"Don' t worry -- I' m trained," says the boy in the Juilliard T-shirt.
The hilariously pathetic snippets of auditions in "Sides: The Fear Is Real..." bring to comic fulfillment the slogan "respect for acting." Only a loving group of insiders could so hilariously send up the entire process of auditioning, and this company-created show by Sekiya Billman, Cindy Cheung, Paul H. Juhn, Peter Kim, Hoon Lee, and Rodney To, directed by Anne Kauffman, subversively suggests that "respect" should include screening out the crackpots on both sides of the table. Fortunately for us, the goofballs make great comic fodder.
They are all here: the earnest, nervous actor whose "dramatic reading" is a medley of song lyrics; the grotesquely smiling dancer updating "Thriller" ; the well-intentioned graduate with three backstory questions for her one line; the ditzy photographers wondering how to fix the camera while an actor waits in his underwear; the egotistical playwright-director who makes up contradictory backstories while chanting "U-ta Hagennnnn" and "Stakes, you know what they are!" "Sides" hits close to home: One woman in the audience began hooting as soon as the play started.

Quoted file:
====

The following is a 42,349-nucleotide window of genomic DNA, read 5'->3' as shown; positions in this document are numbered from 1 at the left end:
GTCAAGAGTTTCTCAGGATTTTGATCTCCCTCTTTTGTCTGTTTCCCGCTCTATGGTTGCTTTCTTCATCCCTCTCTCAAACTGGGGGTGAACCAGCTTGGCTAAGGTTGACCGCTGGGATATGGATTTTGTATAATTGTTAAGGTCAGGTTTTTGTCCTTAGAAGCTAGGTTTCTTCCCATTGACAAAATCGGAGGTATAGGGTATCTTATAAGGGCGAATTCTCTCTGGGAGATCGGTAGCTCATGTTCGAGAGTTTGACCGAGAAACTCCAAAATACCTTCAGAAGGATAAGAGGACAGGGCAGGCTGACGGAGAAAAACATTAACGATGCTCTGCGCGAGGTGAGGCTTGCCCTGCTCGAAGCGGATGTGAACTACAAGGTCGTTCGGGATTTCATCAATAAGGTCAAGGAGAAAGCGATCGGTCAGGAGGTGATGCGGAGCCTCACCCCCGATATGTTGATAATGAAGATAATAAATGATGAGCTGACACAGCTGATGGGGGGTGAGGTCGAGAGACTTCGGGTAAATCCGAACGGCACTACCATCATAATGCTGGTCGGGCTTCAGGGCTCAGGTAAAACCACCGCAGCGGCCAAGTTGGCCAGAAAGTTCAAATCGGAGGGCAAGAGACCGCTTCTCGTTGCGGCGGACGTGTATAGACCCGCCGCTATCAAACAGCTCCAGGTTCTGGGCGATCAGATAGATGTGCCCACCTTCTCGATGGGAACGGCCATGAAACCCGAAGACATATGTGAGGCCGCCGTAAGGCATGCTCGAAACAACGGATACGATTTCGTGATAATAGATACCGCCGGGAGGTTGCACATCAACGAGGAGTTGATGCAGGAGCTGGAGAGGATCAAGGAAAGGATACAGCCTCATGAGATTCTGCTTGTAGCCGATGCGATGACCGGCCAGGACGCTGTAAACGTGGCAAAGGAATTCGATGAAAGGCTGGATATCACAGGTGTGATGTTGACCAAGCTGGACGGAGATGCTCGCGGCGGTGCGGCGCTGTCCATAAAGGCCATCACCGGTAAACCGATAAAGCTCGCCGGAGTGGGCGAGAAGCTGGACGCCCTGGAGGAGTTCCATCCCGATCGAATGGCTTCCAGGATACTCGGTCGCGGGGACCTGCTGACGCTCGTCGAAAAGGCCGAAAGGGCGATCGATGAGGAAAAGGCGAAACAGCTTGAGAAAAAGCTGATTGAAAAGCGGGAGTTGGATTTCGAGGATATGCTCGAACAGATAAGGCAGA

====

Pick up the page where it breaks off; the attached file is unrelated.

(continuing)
The show moves briskly and includes snippets of screen tests (video design by Jamie McElhinney; a surprising quantity of comedy can be mined from variations on actors mistaking the word "slate" ). The scenic design by David Korins shifts quickly between audition rooms and backstage areas. Elizabeth Flauto' s costume design allows the ensemble of six to make fast and clear transitions as they change from part to part, hopeful to hopeful. Each ensemble member is funny, assured, and brave; Rodney To' s hip-hop choreographer is almost too wonderfully irritating to bear.
The happy, knowing comedy of "Sides" is a privilege for insiders and a delight for outsiders -- including teaching them what "sides" are.